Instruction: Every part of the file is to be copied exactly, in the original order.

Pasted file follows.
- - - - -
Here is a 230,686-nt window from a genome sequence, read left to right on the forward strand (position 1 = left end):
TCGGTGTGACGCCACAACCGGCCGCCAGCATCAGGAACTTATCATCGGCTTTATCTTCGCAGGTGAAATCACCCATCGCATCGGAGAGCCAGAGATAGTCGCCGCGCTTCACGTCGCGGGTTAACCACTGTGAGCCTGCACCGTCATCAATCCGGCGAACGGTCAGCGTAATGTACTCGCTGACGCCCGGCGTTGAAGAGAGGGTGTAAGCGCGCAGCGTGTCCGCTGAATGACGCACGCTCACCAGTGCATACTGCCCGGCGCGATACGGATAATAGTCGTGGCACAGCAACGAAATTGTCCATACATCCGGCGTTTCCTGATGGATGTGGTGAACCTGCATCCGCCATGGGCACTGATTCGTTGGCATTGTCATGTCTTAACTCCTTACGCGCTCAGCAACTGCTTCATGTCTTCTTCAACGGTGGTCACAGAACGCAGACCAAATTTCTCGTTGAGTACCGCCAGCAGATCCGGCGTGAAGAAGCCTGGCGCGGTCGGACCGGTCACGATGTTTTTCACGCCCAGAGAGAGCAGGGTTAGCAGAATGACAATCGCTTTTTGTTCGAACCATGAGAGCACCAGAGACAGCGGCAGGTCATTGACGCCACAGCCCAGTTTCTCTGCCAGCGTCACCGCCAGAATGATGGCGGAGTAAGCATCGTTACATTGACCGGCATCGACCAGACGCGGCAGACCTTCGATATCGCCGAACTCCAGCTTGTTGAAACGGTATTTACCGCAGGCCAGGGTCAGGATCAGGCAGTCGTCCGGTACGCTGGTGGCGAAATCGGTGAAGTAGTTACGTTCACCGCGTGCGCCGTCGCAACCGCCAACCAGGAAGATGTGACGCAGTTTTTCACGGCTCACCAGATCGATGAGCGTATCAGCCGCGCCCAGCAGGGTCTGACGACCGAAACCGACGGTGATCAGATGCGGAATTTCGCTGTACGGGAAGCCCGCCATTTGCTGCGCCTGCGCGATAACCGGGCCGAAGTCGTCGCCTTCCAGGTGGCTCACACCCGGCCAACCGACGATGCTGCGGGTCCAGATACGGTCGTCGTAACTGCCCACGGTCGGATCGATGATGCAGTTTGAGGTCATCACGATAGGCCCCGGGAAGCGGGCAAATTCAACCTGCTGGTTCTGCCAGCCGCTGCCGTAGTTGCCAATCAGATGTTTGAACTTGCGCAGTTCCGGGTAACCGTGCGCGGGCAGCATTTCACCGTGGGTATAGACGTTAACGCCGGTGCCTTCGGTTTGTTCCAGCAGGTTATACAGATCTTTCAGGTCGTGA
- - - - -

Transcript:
Here is a 230,686-nt window from a genome sequence, read left to right on the forward strand (position 1 = left end):
TCGGTGTGACGCCACAACCGGCCGCCAGCATCAGGAACTTATCATCGGCTTTATCTTCGCAGGTGAAATCACCCATCGCATCGGAGAGCCAGAGATAGTCGCCGCGCTTCACGTCGCGGGTTAACCACTGTGAGCCTGCACCGTCATCAATCCGGCGAACGGTCAGCGTAATGTACTCGCTGACGCCCGGCGTTGAAGAGAGGGTGTAAGCGCGCAGCGTGTCCGCTGAATGACGCACGCTCACCAGTGCATACTGCCCGGCGCGATACGGATAATAGTCGTGGCACAGCAACGAAATTGTCCATACATCCGGCGTTTCCTGATGGATGTGGTGAACCTGCATCCGCCATGGGCACTGATTCGTTGGCATTGTCATGTCTTAACTCCTTACGCGCTCAGCAACTGCTTCATGTCTTCTTCAACGGTGGTCACAGAACGCAGACCAAATTTCTCGTTGAGTACCGCCAGCAGATCCGGCGTGAAGAAGCCTGGCGCGGTCGGACCGGTCACGATGTTTTTCACGCCCAGAGAGAGCAGGGTTAGCAGAATGACAATCGCTTTTTGTTCGAACCATGAGAGCACCAGAGACAGCGGCAGGTCATTGACGCCACAGCCCAGTTTCTCTGCCAGCGTCACCGCCAGAATGATGGCGGAGTAAGCATCGTTACATTGACCGGCATCGACCAGACGCGGCAGACCTTCGATATCGCCGAACTCCAGCTTGTTGAAACGGTATTTACCGCAGGCCAGGGTCAGGATCAGGCAGTCGTCCGGTACGCTGGTGGCGAAATCGGTGAAGTAGTTACGTTCACCGCGTGCGCCGTCGCAACCGCCAACCAGGAAGATGTGACGCAGTTTTTCACGGCTCACCAGATCGATGAGCGTATCAGCCGCGCCCAGCAGGGTCTGACGACCGAAACCGACGGTGATCAGATGCGGAATTTCGCTGTACGGGAAGCCCGCCATTTGCTGCGCCTGCGCGATAACCGGGCCGAAGTCGTCGCCTTCCAGGTGGCTCACACCCGGCCAACCGACGATGCTGCGGGTCCAGATACGGTCGTCGTAACTGCCCACGGTCGGATCGATGATGCAGTTTGAGGTCATCACGATAGGCCCCGGGAAGCGGGCAAATTCAACCTGCTGGTTCTGCCAGCCGCTGCCGTAGTTGCCAATCAGATGTTTGAACTTGCGCAGTTCCGGGTAACCGTGCGCGGGCAGCATTTCACCGTGGGTATAGACGTTAACGCCGGTGCCTTCGGTTTGTTCCAGCAGGTTATACAGATCTTTCAGGTCGTGA